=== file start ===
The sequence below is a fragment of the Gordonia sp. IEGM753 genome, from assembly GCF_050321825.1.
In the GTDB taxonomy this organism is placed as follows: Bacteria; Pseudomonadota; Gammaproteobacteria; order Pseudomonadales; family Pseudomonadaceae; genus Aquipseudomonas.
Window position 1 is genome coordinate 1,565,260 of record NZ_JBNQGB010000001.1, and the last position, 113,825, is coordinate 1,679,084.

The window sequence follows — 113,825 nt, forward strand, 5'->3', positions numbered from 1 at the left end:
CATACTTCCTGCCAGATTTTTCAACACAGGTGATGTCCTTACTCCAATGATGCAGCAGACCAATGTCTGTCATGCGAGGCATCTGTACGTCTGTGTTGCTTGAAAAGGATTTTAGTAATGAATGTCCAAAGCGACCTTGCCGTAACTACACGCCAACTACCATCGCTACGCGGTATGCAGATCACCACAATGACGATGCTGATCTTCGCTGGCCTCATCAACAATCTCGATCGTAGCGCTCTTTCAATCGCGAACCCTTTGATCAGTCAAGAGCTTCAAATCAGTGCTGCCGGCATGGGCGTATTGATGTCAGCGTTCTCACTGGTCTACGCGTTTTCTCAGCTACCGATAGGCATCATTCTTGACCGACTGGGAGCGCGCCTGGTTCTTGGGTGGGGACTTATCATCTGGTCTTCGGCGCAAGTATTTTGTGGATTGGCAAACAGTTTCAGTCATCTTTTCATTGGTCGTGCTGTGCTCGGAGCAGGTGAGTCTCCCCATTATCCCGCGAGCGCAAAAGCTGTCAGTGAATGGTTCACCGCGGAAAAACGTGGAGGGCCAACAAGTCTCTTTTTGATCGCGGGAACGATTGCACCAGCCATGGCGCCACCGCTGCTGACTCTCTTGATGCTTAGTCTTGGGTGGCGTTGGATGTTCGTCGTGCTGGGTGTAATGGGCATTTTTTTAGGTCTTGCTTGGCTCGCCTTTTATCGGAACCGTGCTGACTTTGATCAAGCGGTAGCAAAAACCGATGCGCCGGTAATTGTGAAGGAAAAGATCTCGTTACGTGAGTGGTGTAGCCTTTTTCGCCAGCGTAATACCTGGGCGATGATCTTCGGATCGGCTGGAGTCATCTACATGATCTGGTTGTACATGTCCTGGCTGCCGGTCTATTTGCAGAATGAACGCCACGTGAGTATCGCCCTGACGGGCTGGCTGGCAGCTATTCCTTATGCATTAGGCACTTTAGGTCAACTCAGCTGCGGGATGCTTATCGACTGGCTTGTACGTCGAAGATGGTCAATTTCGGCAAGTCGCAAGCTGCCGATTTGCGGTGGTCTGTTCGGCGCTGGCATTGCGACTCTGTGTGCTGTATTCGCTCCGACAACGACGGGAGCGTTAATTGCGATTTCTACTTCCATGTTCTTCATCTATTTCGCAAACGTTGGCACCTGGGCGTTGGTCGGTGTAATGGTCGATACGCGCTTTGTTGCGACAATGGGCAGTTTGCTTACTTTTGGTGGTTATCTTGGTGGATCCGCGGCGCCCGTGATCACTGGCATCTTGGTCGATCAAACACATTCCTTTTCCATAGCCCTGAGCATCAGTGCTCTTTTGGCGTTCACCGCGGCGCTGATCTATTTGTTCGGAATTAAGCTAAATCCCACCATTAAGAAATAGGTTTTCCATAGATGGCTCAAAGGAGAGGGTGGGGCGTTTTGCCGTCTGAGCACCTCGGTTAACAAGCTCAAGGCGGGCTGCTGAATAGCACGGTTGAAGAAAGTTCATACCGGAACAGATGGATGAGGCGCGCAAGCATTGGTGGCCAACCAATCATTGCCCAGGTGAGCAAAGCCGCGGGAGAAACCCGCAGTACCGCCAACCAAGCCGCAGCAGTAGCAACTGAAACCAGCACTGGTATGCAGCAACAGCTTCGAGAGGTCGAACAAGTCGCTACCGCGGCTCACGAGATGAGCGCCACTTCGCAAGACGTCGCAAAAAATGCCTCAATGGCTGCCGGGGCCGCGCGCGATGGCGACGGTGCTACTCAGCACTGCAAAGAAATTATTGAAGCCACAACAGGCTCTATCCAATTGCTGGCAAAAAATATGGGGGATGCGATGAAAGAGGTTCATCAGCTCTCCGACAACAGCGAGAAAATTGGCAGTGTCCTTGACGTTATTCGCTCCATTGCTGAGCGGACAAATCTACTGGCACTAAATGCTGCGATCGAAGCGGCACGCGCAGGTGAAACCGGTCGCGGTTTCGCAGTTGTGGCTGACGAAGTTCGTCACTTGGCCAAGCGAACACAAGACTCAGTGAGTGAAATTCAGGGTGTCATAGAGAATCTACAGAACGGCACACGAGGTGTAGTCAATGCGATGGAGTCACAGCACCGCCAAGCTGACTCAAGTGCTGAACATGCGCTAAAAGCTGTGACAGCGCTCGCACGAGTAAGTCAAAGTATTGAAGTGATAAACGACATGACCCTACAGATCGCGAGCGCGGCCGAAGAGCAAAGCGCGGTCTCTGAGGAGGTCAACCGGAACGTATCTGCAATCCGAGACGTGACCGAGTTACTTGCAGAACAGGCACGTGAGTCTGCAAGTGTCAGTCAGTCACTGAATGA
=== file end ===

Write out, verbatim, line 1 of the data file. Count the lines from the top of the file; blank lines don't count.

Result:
The sequence below is a fragment of the Gordonia sp. IEGM753 genome, from assembly GCF_050321825.1.